‘Uninhabitable’ property tax break issue hits Pritzker where he lives
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I would love to know why J.B. Pritzker paid $3.65 million in 2007 to buy the Gold Coast mansion next door to his own, then allowed it to fall into such disrepair that he now claims it is uninhabitable.
Maybe it started off as a security measure, as his campaign has suggested, with the Pritzkers wanting to create a buffer between their home and the neighbors.
Maybe he and his wife started to remodel the property and the cost got out of hand, so they decided to just shut it down until they came up with a new plan.
The more I thought about it, though, I realized that maybe it’s none of our business. Just because a rich guy runs for public office doesn’t require him to explain every strange rich guy decision he’s made — Gov. Bruce Rauner owning nine homes being a case in point.
What IS our business is that one of the wealthiest people in America was allowed to receive a real estate tax break on an extremely valuable home on one of this city’s most exclusive streets on the basis that he ran the property into the ground.
That makes no sense.
The result is that Pritzker, now a Democratic candidate for governor, is not paying his fair share of taxes for this property.
It may be entirely legal, as both the Pritzker campaign and the Cook County Assessor’s office insist. But it shouldn’t be.
At the very least, it’s bad public policy, and someone who wants to be the supreme decider of public policy in Illinois ought to recognize it as such and address the issue directly. I can promise him it’s not going away.
The Illinois Republican Party assured us of that much Monday, sending forth former state GOP chairman Pat Brady to castigate Pritzker as “your typical Chicago politician that rigs the system and engages in a con game to benefit himself.”
I don’t believe the facts, as first reported by Chicago Sun-Times’ Watchdog Tim Novak, support Brady’s accusations of collusion. More likely, it’s just another aspect of the inside game of Cook County property tax appeals, available to anyone who hires the right lawyers.
But it was clear by the GOP’s in-your-face handling of the matter, with a news conference on the sidewalk outside Pritzker’s homes complete with color photo blowups of how the “uninhabitable” manse looked when he bought it (very luxurious), that Rauner intends to latch onto this issue like a dog with a bone.
In response, the Pritzker campaign continued to try to muddy the waters by noting that both Rauner and Democratic gubernatorial candidate Chris Kennedy also appealed their property tax assessments, as “50,000 other property owners in Cook County do every year,” and that Kennedy received a reduction, too.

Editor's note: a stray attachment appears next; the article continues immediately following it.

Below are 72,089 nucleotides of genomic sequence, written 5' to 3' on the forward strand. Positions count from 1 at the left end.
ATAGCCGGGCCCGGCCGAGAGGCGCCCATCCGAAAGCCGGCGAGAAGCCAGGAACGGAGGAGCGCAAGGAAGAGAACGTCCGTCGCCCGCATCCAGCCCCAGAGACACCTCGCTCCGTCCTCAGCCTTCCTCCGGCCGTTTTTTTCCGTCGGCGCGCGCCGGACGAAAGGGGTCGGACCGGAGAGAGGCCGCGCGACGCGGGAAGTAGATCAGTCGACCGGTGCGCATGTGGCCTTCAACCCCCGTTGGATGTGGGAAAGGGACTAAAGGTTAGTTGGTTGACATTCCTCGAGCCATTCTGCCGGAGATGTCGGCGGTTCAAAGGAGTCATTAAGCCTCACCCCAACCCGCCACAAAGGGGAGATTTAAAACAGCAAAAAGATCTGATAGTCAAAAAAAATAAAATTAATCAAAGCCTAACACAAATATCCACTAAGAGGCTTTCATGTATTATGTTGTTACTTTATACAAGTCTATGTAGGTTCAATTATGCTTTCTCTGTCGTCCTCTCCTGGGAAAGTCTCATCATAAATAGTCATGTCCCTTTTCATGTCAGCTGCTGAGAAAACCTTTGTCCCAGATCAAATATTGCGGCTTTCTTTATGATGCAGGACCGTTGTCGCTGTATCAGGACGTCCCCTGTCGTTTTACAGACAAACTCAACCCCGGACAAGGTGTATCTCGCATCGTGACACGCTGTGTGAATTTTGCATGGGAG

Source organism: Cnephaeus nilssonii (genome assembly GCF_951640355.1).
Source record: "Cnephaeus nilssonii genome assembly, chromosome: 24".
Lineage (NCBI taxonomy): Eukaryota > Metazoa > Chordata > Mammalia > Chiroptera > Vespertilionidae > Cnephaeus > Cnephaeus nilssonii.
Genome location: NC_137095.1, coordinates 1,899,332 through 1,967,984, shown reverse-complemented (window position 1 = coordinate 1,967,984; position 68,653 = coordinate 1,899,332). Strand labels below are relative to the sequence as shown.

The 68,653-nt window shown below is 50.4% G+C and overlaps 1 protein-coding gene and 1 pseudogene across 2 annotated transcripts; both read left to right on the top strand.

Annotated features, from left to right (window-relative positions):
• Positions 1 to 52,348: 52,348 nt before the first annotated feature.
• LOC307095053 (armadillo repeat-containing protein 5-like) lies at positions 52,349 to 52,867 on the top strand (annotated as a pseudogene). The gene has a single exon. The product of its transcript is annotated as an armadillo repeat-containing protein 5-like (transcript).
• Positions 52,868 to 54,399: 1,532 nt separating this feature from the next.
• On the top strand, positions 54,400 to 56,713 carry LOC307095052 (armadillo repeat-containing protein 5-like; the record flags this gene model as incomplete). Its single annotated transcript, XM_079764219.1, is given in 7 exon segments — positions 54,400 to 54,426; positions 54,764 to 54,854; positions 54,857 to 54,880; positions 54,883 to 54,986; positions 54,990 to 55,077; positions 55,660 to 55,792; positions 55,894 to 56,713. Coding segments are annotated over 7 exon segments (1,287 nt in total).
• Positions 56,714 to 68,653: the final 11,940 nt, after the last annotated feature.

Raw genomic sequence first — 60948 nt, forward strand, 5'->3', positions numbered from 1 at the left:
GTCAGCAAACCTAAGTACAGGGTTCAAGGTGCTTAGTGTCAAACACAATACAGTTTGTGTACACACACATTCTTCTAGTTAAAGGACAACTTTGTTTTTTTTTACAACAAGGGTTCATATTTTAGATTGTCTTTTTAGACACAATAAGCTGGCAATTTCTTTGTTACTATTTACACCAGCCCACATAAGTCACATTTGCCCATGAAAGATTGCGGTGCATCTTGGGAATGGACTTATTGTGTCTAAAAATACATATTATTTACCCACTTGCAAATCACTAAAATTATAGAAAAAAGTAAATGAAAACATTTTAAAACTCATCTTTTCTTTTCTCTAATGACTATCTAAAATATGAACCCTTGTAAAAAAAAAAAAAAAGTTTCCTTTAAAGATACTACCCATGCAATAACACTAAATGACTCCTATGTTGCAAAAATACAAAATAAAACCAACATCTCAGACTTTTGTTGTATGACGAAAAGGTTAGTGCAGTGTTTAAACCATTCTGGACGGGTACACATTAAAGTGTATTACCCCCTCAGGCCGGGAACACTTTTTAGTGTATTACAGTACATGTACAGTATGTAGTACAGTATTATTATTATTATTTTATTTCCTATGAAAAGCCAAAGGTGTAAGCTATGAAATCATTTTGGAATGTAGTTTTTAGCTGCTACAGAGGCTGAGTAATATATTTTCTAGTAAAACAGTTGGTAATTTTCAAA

They also accused Rauner of trying to divert attention from his own failures as governor. Fair enough.
But let’s be clear. This is not about the commonplace practice of appealing property taxes on someone’s principal place of residence. This is about a very unique situation of a homeowner buying an expensive property next door and being rewarded for being a lousy owner.
As explained by the assessor’s office, this tax break is intended for someone buying a property to rehab it, the idea being they shouldn’t be required to pay full price on their taxes if nobody can live there.
I can’t speak to the exact condition of the home when Pritzker bought it, but I can tell you it was definitely habitable.
At some point afterward, however, all the toilets in the home were disconnected. The Pritzkers haven’t explained when this happened or why it was necessary.
Based largely on photos of the home’s interior and an affidavit from a Pritzker family employee, Cook County Assessor Joseph Berrios’ office declared the property uninhabitable.
The assessor’s office says there are no written guidelines on what makes a property uninhabitable, but that “you know it when you see it.”
The finding has saved Pritzker more than $230,000 so far, and he has been approved to receive the tax break again for the current year, which will be the fifth year in a row he is being credited for letting his property fall into disarray.
How long may he continue to receive this tax break? The assessor’s office says there is no time limit under Illinois law.
Pritzker’s campaign says he does intend to rehab the property at some undetermined point in the future.
This would be a good time for Pritzker to demonstrate he knows right from wrong.